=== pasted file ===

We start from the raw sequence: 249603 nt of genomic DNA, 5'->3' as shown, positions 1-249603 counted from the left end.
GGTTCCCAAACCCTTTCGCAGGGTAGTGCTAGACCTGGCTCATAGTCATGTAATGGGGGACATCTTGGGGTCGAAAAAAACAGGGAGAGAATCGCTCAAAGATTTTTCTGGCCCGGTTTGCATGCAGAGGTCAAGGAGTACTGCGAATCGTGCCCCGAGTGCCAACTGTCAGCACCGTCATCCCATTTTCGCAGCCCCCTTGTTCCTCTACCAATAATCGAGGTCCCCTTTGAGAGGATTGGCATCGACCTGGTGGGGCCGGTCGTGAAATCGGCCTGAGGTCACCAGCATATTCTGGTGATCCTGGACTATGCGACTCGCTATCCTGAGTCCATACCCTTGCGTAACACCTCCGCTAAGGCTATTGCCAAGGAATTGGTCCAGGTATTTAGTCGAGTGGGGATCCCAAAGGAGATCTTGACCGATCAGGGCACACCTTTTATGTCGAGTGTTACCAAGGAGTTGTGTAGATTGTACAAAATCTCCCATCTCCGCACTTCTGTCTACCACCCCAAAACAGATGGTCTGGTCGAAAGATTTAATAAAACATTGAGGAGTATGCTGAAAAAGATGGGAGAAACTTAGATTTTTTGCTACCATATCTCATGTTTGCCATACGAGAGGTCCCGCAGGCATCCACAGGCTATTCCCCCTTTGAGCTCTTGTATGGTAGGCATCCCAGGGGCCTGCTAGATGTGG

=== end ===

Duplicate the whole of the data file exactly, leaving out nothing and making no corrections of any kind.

We start from the raw sequence: 249603 nt of genomic DNA, 5'->3' as shown, positions 1-249603 counted from the left end.
GGTTCCCAAACCCTTTCGCAGGGTAGTGCTAGACCTGGCTCATAGTCATGTAATGGGGGACATCTTGGGGTCGAAAAAAACAGGGAGAGAATCGCTCAAAGATTTTTCTGGCCCGGTTTGCATGCAGAGGTCAAGGAGTACTGCGAATCGTGCCCCGAGTGCCAACTGTCAGCACCGTCATCCCATTTTCGCAGCCCCCTTGTTCCTCTACCAATAATCGAGGTCCCCTTTGAGAGGATTGGCATCGACCTGGTGGGGCCGGTCGTGAAATCGGCCTGAGGTCACCAGCATATTCTGGTGATCCTGGACTATGCGACTCGCTATCCTGAGTCCATACCCTTGCGTAACACCTCCGCTAAGGCTATTGCCAAGGAATTGGTCCAGGTATTTAGTCGAGTGGGGATCCCAAAGGAGATCTTGACCGATCAGGGCACACCTTTTATGTCGAGTGTTACCAAGGAGTTGTGTAGATTGTACAAAATCTCCCATCTCCGCACTTCTGTCTACCACCCCAAAACAGATGGTCTGGTCGAAAGATTTAATAAAACATTGAGGAGTATGCTGAAAAAGATGGGAGAAACTTAGATTTTTTGCTACCATATCTCATGTTTGCCATACGAGAGGTCCCGCAGGCATCCACAGGCTATTCCCCCTTTGAGCTCTTGTATGGTAGGCATCCCAGGGGCCTGCTAGATGTGG